FEATURING SCOTT MICHELMAN - Thursday was a good day for the First Amendment when the case of the inauguration day protesters resulted in the acquittal of all 6 defendants. Thirty eight-year old Jennifer Armento, 26 year-old Michelle Macchio, 28 year-old Oliver Harris, 27 year-old Brittne Lawson, 20 year-old Christina Simmons, and 27 year-old Alexei Wood, 27, were all found not guilty of a number of charges that included rioting, property destruction, and conspiracy. They had faced decades in prison. The trial bodes well for more than a hundred other activists who were arrested last January in Washington DC during mass protests on the day that Donald Trump was inaugurated as President. With more protests planned in the coming year the right to dissent faces a number of obstacles. Scott Michelman, Senior Staff Attorney, ACLU of the District of Columbia.
FEATURING PHYLLIS BENNIS - The United Nations General Assembly on Thursday morning voted 128 to 9 against Donald Trump's declaration of Jerusalem as the capital of Israel. The vote was a strong rebuke not only of the US decision, but also of threats issued by Trump and his UN Representative Nikki Haley. The General Assembly vote follows an earlier vote by the Security Council on Monday on a similar resolution which the US lost 14 to 1. Trump responded to the Monday Security Council vote saying, "For all these nations, they take our money and then vote against us. They take hundreds of millions of dollars, even billions of dollars and then they vote against us. We’re watching those votes. Let them vote against us. We’ll save a lot. We don’t care." Ahead of the General Assembly vote Representative Haley sent a letter to UN members saying, "The president will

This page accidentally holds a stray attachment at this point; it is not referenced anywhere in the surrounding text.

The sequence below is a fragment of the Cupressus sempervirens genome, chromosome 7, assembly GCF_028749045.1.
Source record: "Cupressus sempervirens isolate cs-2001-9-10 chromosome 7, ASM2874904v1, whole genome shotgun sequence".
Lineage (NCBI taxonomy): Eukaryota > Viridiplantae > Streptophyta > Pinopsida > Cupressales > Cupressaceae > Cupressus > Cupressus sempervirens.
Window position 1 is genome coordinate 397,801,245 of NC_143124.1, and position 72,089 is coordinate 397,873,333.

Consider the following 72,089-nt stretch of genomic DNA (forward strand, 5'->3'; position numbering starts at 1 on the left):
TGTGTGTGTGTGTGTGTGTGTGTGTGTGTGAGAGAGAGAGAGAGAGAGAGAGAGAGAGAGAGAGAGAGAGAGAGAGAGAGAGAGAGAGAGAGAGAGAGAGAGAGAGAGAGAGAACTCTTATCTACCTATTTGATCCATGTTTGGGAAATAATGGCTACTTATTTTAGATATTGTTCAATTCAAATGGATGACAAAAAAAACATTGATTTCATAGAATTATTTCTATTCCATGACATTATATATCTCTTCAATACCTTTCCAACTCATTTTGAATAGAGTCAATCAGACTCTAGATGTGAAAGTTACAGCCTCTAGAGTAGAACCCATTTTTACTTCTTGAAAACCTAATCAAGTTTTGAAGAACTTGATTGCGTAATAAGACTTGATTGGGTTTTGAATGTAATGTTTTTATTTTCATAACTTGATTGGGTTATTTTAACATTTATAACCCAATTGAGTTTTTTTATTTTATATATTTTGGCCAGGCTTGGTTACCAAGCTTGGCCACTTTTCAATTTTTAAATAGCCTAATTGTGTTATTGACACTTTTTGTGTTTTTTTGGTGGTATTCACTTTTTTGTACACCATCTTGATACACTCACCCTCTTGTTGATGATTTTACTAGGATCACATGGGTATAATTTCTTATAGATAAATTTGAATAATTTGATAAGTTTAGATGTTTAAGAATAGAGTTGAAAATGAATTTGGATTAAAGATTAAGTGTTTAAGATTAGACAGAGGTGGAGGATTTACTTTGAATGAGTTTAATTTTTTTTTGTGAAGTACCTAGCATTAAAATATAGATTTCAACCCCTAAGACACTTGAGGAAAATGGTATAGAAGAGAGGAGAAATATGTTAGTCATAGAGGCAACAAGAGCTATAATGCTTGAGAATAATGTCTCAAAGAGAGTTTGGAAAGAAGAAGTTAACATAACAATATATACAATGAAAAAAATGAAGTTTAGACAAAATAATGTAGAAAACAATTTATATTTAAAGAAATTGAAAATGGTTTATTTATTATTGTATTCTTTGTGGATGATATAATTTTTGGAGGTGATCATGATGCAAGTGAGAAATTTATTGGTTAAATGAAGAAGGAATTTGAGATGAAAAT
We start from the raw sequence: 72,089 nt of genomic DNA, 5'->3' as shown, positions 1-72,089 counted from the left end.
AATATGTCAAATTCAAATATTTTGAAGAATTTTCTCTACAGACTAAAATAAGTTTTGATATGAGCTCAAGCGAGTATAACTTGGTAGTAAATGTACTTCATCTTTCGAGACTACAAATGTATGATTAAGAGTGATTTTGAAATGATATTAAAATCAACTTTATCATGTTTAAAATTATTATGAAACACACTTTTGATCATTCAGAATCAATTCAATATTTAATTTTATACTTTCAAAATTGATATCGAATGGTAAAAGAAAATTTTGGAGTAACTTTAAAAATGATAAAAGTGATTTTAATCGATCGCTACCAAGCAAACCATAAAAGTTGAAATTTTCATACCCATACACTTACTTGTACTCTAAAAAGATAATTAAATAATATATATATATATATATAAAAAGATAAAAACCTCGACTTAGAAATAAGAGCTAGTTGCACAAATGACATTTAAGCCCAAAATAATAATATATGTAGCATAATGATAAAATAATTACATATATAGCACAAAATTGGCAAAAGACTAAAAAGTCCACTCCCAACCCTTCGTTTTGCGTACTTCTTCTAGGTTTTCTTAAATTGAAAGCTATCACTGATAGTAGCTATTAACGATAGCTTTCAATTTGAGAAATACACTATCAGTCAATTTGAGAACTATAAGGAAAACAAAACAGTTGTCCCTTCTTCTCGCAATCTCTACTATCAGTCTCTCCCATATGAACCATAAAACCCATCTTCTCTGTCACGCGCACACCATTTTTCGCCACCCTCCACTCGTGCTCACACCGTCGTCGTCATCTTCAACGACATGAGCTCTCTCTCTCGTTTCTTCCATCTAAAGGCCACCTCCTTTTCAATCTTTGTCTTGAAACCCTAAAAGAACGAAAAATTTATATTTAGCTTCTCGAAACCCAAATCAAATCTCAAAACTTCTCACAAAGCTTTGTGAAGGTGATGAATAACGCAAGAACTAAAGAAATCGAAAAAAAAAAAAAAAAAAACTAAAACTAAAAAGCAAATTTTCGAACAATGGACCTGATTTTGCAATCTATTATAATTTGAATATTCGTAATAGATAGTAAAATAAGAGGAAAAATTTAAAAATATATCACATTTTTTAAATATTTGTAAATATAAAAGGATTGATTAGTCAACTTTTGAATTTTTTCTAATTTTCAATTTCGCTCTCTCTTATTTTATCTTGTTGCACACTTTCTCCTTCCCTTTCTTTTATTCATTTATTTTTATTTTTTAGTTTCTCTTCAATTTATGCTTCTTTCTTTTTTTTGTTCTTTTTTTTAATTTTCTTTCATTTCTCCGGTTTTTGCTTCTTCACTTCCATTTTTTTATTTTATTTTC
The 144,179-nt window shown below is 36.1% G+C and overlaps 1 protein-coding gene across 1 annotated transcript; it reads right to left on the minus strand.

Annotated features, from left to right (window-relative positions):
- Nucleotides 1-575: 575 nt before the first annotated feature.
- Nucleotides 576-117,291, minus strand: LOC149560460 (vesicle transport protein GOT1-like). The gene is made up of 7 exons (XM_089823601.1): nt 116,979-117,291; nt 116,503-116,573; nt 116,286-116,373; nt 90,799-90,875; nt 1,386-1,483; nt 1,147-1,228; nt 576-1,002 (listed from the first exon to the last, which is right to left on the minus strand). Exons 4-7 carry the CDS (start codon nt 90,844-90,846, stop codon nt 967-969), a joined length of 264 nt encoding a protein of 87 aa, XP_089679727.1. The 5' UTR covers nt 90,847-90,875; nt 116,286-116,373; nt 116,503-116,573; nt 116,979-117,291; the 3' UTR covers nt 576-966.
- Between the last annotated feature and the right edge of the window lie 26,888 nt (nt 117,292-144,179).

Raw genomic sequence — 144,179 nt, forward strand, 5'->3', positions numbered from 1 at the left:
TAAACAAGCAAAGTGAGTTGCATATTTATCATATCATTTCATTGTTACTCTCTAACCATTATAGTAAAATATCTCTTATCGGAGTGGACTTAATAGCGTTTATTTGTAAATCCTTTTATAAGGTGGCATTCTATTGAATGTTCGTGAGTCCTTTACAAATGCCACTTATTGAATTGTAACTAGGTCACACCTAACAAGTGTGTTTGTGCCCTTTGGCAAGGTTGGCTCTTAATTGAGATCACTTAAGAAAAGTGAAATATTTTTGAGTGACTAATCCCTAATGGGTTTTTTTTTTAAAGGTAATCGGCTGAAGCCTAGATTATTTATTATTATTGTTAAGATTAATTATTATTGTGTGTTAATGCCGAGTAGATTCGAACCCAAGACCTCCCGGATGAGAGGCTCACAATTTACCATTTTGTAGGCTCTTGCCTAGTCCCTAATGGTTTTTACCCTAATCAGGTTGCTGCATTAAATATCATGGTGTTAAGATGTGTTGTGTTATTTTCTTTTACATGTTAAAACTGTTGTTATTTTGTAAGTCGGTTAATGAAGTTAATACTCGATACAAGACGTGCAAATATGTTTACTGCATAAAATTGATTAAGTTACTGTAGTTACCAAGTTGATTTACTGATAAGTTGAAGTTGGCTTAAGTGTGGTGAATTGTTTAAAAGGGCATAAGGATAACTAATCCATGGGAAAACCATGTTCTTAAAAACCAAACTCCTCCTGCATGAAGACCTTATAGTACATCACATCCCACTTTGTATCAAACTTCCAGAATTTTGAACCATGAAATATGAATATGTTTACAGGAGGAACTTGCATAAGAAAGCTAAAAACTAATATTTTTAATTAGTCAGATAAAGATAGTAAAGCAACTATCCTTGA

FEATURING NORMAN SOLOMON - The new Steven Spielberg film The Post is already garnering rave reviews, not just for the performances of A-list actors Meryl Streep and Tom Hanks, but for the message of upholding the First Amendment. With journalism directly under attack today by Donald Trump's administration, it is tempting to view the film through the lens of mainstream journalism as a bulwark against government secrecy, corruption, and war crimes in faraway countries. The film is based on the book Personal History, a memoir by Washington Post publisher Katherine Graham who is played by Streep in the film. The Washington Post's decision to publish the Pentagon Papers obtained by whistleblower Daniel Ellsberg is a profoundly important story of how journalism can expose government lies. But my guest Norman Solomon writes that what the film misses is the cozy relationship between newspaper publishers and politicians. Read Norman Solomon's article 'The